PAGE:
US states ease coronavirus lockdown, people get pedicures
Even as the confirmed US death toll from the coronavirus soared past 50,000, Georgia, Oklahoma and Alaska began loosening lockdown orders today.
Even as the confirmed US death toll from the coronavirus soared past 50,000, Georgia, Oklahoma and Alaska began loosening lockdown orders today (local time) on their pandemic-wounded businesses, despite warnings from health experts that the gradual steps toward normalcy might be happening too soon.
Republican governors in Georgia and Oklahoma allowed salons, spas and barbershops to reopen, while Alaska opened the way for restaurants to resume dine-in service and retail shops and other businesses to open their doors, all with limitations. Some Alaska municipalities chose to maintain stricter rules.
Though limited in scope, and subject to social-distancing restrictions, the reopenings marked a symbolic milestone in the debate raging in the United States – and the world – as to how quickly political leaders should lift economically damaging lockdown orders.
Similar scenarios have been playing worldwide and will soon proliferate in the US as other governors wrestle with conflicting priorities.
Their economies have been battered by weeks of quarantine-fuelled job losses and soaring unemployment claims, yet health officials warn that lifting stay-at-home orders now could spark a resurgence of COVID-19.
The coronavirus has killed more than 190,000 people worldwide, including – as of Friday – more than 50,000 in the United States, according to a tally compiled by John Hopkins University from government figures. The actual death toll is believed to be far higher.
New cases are surging in Africa and Latin America as outbreaks subside in some places that were hit earlier.
In the US
In Oklahoma, Gov Kevin Stitt authorised personal-care businesses to open, citing a decline in the number of people being hospitalised for COVID-19.
Those businesses were directed to maintain social distancing, require masks and frequently sanitise equipment.
Still, some of the state's largest cities, including Norman, Oklahoma City and Tulsa, were opting to keep their bans in place until at least the end of April.
With deaths and infections still rising in Georgia, many business owners planned to stay closed despite Gov Brian Kemp's assurance that hospital visits and new cases have levelled off enough for barbers, tattoo artists, massage therapists and personal trainers to return to work with restrictions.
Gov Kemp's timeline to restart the economy proved too ambitious even for President Donald Trump, who said he disagrees with the fellow Republican's plan.
Today, Mr Trump signed a US$484 billion bill to aid employers and hospitals under stress from the pandemic – the latest federal effort to help keep afloat businesses that have had to close or scale down. Over the past five weeks, roughly 26 million people have filed for jobless aid, or about one in six US workers.
In Michigan, Gov Gretchen Whitmer lengthened her stay-at-home order through May 15, while lifting restrictions so some businesses can reopen and the public can participate in outdoor activities like golf and motorised boating during the coronavirus pandemic.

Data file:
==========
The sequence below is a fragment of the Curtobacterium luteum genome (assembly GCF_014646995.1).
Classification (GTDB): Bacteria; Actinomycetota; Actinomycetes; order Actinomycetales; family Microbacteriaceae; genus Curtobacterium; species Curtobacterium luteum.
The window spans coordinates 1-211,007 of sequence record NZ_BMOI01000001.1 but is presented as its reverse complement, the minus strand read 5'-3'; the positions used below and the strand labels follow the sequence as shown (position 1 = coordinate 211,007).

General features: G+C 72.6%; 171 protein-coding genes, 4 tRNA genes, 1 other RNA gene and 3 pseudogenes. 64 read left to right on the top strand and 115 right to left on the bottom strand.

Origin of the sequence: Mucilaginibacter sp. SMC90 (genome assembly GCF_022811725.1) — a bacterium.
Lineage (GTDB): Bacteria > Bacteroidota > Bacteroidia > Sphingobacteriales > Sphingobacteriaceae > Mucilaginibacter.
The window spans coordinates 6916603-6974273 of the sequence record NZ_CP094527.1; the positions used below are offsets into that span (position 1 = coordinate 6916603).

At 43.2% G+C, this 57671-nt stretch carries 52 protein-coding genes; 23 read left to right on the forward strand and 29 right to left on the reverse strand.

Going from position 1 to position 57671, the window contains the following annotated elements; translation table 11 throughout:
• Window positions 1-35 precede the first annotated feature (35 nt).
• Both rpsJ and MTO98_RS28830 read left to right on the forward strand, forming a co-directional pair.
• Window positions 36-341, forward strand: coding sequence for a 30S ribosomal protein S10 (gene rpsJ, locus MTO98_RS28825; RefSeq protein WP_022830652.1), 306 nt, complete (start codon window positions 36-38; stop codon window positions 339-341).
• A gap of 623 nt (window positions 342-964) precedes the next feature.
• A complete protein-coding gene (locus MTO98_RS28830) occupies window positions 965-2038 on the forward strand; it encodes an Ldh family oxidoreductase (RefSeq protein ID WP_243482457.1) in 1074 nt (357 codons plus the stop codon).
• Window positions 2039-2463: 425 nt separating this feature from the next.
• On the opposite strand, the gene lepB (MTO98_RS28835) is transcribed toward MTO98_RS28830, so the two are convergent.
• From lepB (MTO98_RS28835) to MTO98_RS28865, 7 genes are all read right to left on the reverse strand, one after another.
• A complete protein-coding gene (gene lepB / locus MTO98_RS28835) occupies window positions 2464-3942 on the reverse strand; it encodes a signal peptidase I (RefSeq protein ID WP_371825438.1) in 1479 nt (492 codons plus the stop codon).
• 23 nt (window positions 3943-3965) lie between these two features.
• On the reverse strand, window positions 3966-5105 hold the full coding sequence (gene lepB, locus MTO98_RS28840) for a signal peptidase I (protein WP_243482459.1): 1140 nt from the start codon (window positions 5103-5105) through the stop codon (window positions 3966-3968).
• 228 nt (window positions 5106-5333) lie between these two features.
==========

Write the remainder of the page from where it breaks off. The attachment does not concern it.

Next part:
In Denver, Mayor Michael Hancock extended the city's stay-at-home order and non-essential business closures through May 8 just as Colorado Gov Jared Polis, a fellow Democrat, prepared to relax some statewide restrictions next week.
Without a tried-and-tested action plan for how to pull countries out of coronavirus lockdown, the world is seeing a patchwork of approaches.
Schools reopen in one country, stay closed in others; face masks are mandatory in some places, a recommendation elsewhere.
Kids still attend soccer practice in Sweden while they are not even allowed outside in Spain.
As governments and scientists fumble around, still struggling with so many unknowns, individuals are being left to take potentially life-affecting decisions.
In France, the government is leaving families to decide whether to keep children at home or send them back to class when the nationwide lockdown, in place since March 17, starts to be eased May 11.
In Spain, parents face a similarly knotty decision: whether to let kids get their first fresh air in weeks when the country starts Sunday (local time) to ease the total ban on letting them outside.
The slowing of Spain's horrific outbreak, which has killed more than 22,500 people, made the prospect of letting kids out feasible.
For the first time Friday, Spanish health authorities counted more people recovering from the disease in a 24-hour span than new infections.
Coronavirus: what you need to know
How is coronavirus transmitted?
The human coronavirus is only spread from someone infected with COVID-19 to another. This occurs through close contact with an infected person through contaminated droplets spread by coughing or sneezing, or by contact with contaminated hands or surfaces.
How can I protect myself and my family?
World Health Organisation and NSW Health both recommend basic hygiene practices as the best way to protect yourself from coronavirus.
Good hygiene includes:
- Clean your hands thoroughly for at least 20 seconds with soap and water, or an alcohol-based hand sanitiser;
- Cover your nose and mouth when coughing and sneezing with tissue or your elbow;
- Avoid close contact with anyone with cold or flu-like symptoms;
- Apply safe food practices; and
- Stay home if you are sick.
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Reported with Associated Press.